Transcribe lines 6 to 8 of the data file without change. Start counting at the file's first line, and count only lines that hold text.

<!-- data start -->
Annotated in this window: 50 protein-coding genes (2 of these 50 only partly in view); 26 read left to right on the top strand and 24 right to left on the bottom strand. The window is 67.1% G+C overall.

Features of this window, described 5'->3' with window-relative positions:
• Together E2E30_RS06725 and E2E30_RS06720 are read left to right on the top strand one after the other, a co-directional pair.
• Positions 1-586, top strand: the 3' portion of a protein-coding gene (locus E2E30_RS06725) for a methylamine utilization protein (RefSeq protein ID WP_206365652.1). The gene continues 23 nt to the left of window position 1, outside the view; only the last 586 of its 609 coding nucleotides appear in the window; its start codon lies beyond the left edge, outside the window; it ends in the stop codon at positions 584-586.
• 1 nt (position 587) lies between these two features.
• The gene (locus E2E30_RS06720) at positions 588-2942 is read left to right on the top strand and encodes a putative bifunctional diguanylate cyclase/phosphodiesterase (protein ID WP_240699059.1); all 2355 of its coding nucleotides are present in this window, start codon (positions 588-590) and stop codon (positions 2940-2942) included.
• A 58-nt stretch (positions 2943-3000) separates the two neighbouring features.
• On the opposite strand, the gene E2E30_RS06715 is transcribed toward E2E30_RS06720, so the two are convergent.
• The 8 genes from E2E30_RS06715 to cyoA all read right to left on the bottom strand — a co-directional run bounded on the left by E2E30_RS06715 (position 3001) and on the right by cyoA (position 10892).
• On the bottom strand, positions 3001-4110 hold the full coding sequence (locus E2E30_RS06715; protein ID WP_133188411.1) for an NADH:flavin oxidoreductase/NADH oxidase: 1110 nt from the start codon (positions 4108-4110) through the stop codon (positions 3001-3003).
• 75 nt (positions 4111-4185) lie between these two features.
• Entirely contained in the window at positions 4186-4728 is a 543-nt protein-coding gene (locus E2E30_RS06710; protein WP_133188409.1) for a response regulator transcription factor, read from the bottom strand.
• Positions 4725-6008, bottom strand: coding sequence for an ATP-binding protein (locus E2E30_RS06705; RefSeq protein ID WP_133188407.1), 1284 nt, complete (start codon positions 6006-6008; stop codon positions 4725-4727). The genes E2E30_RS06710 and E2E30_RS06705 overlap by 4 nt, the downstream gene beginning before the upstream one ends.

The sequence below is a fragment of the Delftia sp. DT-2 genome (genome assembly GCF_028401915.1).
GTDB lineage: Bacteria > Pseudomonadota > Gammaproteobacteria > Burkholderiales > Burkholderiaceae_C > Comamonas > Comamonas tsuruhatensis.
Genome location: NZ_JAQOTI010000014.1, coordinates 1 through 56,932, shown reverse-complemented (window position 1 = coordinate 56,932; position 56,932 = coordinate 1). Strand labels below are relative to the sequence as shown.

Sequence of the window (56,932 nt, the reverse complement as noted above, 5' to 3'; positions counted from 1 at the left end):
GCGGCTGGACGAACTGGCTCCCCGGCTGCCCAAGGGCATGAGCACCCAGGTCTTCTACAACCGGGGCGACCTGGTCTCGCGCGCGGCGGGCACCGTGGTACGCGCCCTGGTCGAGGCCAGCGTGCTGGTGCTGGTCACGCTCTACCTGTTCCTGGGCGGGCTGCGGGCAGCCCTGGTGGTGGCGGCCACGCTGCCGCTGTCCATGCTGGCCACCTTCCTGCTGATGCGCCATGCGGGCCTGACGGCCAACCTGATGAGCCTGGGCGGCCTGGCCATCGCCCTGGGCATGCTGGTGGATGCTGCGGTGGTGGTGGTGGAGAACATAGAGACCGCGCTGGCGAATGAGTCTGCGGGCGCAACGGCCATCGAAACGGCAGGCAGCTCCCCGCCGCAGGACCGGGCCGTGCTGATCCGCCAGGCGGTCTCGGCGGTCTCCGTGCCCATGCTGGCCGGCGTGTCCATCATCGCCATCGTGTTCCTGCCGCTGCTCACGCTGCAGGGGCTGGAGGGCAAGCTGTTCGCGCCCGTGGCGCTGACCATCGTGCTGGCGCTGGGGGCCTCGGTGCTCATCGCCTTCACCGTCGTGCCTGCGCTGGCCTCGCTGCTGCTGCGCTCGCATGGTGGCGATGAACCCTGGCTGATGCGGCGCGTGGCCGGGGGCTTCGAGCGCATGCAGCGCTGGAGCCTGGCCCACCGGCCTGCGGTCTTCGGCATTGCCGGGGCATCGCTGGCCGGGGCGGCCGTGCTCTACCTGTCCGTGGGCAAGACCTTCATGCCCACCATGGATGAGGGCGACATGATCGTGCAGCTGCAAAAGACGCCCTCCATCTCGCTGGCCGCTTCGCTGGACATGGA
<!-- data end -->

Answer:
• The gene (locus E2E30_RS06720) at positions 588-2942 is read left to right on the top strand and encodes a putative bifunctional diguanylate cyclase/phosphodiesterase (protein ID WP_240699059.1); all 2355 of its coding nucleotides are present in this window, start codon (positions 588-590) and stop codon (positions 2940-2942) included.
• A 58-nt stretch (positions 2943-3000) separates the two neighbouring features.
• On the opposite strand, the gene E2E30_RS06715 is transcribed toward E2E30_RS06720, so the two are convergent.